Meet the ENWE network’s database with more than 360 profiles of women academics and researchers based in Italy.
Launched as a tool for contrasting the underrepresentation of STEM women experts in Italian news, the 100esperte database – part of the ENWE network – has grown to currently counting over 360 names and contacts of not only female scientists, but also economists, experts in finance, international politics, and the most prestigious women historians and philosophers on the Italian scene.
We asked the database a few questions to learn more about their mission, selection process, and upcoming projects.
When and how did the 100esperte project start?
The 100esperte project was conceived in 2016 by two members of the Italian women journalists association GiULiA: Luisella Seveso and Giovanna Pezzuoli, who unfortunately passed away recently. Colleague Maria Luisa Villa then joined them. The initiative was launched by Monia Azzalini from the Osservatorio di Pavia.
100esperte was born to compensate for the shameful absence of women experts in the media and to remove any alibi for journalists who say they cannot find competent women in the scientific and cultural fields to contact. The project consists of a database intended for journalists (but also schools, universities, conference organizers, agencies, and press offices) with over 360 profiles and contacts of female scientists, economists, and experts in finance, international politics, and the most prestigious women historians and philosophers on the Italian scene. The database also has an English version, and it’s free and available to use for everyone.
Who financially supports 100esperte?
The project was launched in November 2016 at the Science Festival of Genoa. It is supported by the Representation of the European Commission in Italy and developed thanks to the Bracco Foundation. In addition, it enjoys the patronage of the Italian National Association of Journalists, Italian public broadcaster Rai, and the National Equality Councillor at the Ministry of Labor.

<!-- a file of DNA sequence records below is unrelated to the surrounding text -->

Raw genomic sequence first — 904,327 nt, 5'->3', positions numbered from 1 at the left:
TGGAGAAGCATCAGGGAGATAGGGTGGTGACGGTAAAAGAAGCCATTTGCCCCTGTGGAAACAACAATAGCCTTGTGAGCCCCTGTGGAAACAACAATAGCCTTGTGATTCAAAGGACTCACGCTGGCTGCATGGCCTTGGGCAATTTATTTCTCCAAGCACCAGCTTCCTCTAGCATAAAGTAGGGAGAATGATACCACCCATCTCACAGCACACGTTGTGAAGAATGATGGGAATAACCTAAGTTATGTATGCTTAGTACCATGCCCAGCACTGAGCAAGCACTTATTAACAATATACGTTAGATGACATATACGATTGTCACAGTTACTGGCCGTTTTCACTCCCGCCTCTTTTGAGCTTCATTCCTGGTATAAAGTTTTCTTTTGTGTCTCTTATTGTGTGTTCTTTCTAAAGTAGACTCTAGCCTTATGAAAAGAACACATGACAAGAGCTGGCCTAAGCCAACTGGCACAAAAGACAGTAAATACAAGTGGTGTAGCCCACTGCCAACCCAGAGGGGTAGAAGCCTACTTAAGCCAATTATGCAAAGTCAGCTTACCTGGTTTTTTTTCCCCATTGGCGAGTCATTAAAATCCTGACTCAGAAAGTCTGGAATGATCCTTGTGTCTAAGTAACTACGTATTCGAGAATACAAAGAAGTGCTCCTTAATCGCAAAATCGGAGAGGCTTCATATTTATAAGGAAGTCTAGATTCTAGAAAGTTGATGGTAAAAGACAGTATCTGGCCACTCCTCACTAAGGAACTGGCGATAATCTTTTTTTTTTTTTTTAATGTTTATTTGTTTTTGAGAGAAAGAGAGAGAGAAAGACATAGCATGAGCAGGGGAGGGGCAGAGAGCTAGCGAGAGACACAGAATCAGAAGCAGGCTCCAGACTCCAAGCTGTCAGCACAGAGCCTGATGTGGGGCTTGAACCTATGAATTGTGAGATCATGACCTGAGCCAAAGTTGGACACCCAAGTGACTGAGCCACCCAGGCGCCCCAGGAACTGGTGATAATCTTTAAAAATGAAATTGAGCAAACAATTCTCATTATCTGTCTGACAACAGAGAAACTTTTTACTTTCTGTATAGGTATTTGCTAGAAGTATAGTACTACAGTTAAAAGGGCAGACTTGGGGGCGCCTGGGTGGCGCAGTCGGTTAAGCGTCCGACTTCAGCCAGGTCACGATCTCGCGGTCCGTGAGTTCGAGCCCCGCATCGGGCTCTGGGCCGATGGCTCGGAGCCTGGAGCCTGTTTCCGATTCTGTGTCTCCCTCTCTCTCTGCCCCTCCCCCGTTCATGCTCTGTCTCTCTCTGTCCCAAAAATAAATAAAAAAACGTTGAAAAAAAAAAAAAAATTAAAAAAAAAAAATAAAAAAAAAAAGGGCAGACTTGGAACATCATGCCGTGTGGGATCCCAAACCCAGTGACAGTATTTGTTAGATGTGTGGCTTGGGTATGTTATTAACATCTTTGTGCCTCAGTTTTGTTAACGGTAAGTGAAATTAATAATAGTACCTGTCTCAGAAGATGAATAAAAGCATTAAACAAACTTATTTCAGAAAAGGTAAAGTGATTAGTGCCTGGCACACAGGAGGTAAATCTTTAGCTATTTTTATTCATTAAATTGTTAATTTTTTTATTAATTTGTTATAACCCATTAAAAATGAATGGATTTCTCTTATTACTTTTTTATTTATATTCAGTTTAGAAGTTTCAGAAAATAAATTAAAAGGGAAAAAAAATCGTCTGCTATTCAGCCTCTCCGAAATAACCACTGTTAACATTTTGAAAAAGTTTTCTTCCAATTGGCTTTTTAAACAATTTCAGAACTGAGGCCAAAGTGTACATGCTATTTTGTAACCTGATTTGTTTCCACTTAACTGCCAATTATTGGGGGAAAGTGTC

The 100esperte database started with profiles from the STEM sector. Why did you decide to expand to other fields?
The first area of the project was dedicated to STEM disciplines, a vast field of scientific knowledge vital for society’s development. Then, we decided to broaden the database with Economics and Finance experts, areas in which female representation in the media, panels, and public initiatives is low, despite the presence of top-level female professionals. The same goes for women experts in international politics, often involved in prestigious experiences in Europe and beyond, and authors of critical geopolitical studies. The latest addition (to date, but the database is constantly updating and expanding) is dedicated to History and Philosophy women experts, featuring internationally renowned scholars who can offer an original and highly impactful reading of current events.
What are the selection criteria for experts to become part of the database?
The experts profiled in the database are currently over 360, all chosen through a selection that responds to exact criteria. Applications are examined and approved through a methodology agreed with a scientific partner. The experts in the STEM areas were selected in collaboration with the Genders (Gender & Equality in Research and Science) research center of the University of Milan. The Bocconi University of Milan, and especially professor Paola Profeta, were responsible for choosing the experts in the economic and financial sector. Istituto ISPI for International Politics picked the international politics experts. University of Milano-Bicocca professor Marina Calloni selected the philosophers, while Cecilia Novelli of the University of Cagliari selected the historians. A scientific committee of industry professionals is appointed to supervise selections for each section. The applications result from active search, self-nominations, referrals through the snowball sampling technique, or recommendations by colleagues who are already part of the 100esperte community. In general, the criteria are: research topicality and innovation; territorial representation (to identify expert who represent and express different geographical realities); gender and generation (to give visibility to experts who take gender into account in their work and are actively involved in the promotion of young women), and finally availability to meet the needs of journalists, the intended primary users of the database. All the details on the criteria can be found in a specific section of our website.